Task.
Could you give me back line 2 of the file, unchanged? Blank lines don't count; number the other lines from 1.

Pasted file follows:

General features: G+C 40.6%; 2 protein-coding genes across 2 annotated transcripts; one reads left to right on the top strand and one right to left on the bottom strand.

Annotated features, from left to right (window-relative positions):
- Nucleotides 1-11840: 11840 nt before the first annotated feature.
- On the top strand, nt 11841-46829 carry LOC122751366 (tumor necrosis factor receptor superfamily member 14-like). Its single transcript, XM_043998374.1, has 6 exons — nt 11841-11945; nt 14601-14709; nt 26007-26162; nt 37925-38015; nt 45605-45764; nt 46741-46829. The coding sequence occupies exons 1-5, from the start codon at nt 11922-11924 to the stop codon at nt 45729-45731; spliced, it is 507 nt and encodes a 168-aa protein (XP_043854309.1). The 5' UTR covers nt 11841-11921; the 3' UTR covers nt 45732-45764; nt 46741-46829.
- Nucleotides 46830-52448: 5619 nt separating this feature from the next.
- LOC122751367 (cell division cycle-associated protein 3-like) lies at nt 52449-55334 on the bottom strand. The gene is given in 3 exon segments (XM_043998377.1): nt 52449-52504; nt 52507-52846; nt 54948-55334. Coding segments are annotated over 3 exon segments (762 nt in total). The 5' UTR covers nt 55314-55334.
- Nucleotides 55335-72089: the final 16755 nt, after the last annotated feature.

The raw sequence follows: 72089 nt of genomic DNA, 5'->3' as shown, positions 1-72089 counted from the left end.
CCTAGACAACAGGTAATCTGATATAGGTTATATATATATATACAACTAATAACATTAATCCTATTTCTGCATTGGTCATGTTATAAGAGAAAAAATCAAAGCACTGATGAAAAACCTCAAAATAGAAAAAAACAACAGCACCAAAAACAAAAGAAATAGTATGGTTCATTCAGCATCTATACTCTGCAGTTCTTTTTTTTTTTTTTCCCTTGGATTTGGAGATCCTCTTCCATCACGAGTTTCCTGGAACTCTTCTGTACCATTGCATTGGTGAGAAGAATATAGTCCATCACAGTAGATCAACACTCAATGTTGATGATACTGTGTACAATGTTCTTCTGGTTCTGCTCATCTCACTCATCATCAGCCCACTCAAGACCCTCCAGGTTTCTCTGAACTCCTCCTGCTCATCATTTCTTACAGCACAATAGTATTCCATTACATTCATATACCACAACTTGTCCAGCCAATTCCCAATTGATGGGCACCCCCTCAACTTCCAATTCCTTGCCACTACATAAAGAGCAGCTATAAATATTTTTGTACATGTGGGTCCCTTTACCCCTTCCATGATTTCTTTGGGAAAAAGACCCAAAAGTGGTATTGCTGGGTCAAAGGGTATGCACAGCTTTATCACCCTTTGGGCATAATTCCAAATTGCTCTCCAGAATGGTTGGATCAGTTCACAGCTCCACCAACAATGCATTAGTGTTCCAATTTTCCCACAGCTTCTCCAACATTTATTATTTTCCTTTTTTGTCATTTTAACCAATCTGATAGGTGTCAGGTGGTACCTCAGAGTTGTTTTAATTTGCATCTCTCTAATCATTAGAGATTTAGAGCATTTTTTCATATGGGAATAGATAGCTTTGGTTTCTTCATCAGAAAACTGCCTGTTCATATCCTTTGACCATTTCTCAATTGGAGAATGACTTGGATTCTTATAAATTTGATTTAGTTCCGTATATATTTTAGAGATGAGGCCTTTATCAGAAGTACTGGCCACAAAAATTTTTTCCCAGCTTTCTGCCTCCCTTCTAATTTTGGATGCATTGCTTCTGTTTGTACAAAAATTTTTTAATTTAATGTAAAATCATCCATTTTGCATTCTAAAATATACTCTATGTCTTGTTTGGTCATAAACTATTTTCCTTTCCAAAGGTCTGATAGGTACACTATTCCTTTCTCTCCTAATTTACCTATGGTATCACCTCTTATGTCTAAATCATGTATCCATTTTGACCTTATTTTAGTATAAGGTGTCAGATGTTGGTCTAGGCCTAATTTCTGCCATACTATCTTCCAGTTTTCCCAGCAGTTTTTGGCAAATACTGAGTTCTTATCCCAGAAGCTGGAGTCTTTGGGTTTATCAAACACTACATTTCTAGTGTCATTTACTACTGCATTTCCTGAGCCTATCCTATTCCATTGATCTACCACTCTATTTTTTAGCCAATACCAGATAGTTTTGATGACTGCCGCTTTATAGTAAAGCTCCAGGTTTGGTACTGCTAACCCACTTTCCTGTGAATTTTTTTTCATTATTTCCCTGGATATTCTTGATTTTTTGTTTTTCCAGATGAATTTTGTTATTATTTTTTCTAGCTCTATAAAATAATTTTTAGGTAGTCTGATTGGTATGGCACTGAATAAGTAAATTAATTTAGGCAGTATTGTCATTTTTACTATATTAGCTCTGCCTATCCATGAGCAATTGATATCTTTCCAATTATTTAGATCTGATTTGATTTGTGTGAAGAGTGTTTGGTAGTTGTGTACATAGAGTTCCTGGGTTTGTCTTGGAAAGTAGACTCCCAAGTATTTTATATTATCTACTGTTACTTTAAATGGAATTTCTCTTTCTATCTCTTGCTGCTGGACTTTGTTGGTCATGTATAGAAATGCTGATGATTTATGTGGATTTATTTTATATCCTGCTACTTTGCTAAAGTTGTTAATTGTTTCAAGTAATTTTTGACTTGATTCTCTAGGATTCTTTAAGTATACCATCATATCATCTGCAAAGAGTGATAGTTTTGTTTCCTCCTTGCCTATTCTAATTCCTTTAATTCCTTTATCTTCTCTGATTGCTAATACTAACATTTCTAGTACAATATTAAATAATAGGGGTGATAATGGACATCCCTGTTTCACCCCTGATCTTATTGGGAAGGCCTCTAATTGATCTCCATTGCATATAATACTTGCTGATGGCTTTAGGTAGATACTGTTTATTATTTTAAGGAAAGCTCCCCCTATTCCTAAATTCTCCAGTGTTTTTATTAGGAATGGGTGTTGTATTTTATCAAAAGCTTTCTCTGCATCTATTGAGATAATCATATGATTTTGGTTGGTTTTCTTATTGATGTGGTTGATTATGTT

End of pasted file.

Annotated features, from left to right (window-relative positions):